Charles Paul Freund is a contributing editor at the libertarian magazine Reason in the United States, where he served as a senior editor until 2005. He wrote “The Zeitgeist Checklist” feature for the New Republic magazine during the mid-1980s, before moving on to the Washington Post, where he worked as an editor in the newspaper’s Outlook section until 1992. His articles have appeared in many publications, including Beirut’s Daily Star. Freund has written extensively about popular culture during his career, in particular more recently about the popular culture of the Middle East. It was to address this and other topics that Diwan interviewed Freund in late August.
Michael Young: You’ve long been interested in Arab popular culture, particularly music videos, about which you wrote in a much-quoted June 2003 article in Reason. More recently you’ve been looking at the political implications of Arab science fiction and fantasy, a field that’s largely unknown. Tell us more.
Charles Paul Freund: A lot has been going on in that area, with the result that it’s not as unknown as it used to be. Egyptian dystopian authors such as Basma Abdel Aziz, who wrote The Queue, and Mohammad Rabie, who wrote the violent Otared, have been featured in the New York Times. Film rights to Frankenstein in Baghdad, by Iraqi writer Ahmed Saadawi, were recently purchased by a British production company. Boualem Sansal’s 2084, an Algerian novel that is an homage to George Orwell, was a bestseller in France. A work of Syrian Magic Realism, Fadi Azzam’s Sarmada, was celebrated in the New Yorker. Anthologies in which Iraqi and Palestinian writers imagine their societies a century from now have been commissioned by British publisher Commapress. Iraq + 100 is out; Nakba + 100 is coming.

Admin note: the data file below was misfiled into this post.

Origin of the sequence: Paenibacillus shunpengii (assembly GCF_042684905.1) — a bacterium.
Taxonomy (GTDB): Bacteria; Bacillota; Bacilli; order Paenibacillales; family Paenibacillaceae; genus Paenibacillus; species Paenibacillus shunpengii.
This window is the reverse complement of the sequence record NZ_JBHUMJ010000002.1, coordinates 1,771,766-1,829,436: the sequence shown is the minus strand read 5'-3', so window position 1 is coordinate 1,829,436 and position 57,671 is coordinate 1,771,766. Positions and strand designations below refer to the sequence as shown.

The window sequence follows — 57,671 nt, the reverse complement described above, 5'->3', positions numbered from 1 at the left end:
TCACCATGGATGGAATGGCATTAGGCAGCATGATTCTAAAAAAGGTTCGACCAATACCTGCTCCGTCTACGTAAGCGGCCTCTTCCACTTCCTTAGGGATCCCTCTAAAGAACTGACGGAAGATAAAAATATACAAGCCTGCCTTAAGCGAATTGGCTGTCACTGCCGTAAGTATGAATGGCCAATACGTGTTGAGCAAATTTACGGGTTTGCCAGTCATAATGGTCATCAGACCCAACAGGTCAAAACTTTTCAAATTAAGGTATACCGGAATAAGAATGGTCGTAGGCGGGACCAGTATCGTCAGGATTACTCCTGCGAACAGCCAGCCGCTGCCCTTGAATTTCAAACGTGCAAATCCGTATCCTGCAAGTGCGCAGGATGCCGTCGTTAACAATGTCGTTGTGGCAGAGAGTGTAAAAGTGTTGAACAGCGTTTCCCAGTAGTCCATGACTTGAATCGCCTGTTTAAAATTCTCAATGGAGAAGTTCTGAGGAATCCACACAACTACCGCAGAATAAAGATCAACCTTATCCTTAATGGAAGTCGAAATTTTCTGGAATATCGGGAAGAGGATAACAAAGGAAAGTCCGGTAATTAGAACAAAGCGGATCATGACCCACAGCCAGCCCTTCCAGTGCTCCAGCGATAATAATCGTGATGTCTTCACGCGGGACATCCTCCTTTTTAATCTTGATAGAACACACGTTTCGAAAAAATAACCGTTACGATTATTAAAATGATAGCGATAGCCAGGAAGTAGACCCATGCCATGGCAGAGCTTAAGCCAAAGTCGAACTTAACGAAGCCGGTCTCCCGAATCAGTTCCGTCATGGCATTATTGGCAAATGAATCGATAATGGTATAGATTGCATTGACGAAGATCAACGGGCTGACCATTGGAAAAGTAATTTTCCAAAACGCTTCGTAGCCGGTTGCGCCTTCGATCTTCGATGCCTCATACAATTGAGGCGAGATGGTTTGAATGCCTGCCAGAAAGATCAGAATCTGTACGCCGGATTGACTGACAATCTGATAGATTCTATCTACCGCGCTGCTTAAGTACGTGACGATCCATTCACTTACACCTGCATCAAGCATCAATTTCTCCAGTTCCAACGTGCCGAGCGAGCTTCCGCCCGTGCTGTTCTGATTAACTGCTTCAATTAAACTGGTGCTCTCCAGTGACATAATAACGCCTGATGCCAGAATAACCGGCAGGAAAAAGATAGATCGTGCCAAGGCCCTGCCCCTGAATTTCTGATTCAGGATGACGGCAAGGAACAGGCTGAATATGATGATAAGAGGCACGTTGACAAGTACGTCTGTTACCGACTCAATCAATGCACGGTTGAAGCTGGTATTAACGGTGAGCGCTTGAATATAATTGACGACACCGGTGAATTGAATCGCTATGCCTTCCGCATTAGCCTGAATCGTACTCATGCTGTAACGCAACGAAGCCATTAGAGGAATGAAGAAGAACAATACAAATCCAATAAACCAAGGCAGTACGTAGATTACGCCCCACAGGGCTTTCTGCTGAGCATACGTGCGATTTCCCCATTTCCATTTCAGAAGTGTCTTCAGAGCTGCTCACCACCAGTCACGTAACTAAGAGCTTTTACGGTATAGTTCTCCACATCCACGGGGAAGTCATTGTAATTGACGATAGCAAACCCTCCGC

There’s enough recent Arab speculative fiction catching people’s attention for an Italian scholar named Ada Barbaro to have published a study about it in 2013. She was particularly interested in how Arab fantasists used time. She also suggested that some elements of science fiction are transgressive in conservative Islamic cultures. Anyway, quite a lot of this material is being translated for Western readers. There’s more international interest in the Arab imagination than there has been for some time. At least publishers think so.
MY: What do you find in the popular culture of the region that is so compelling?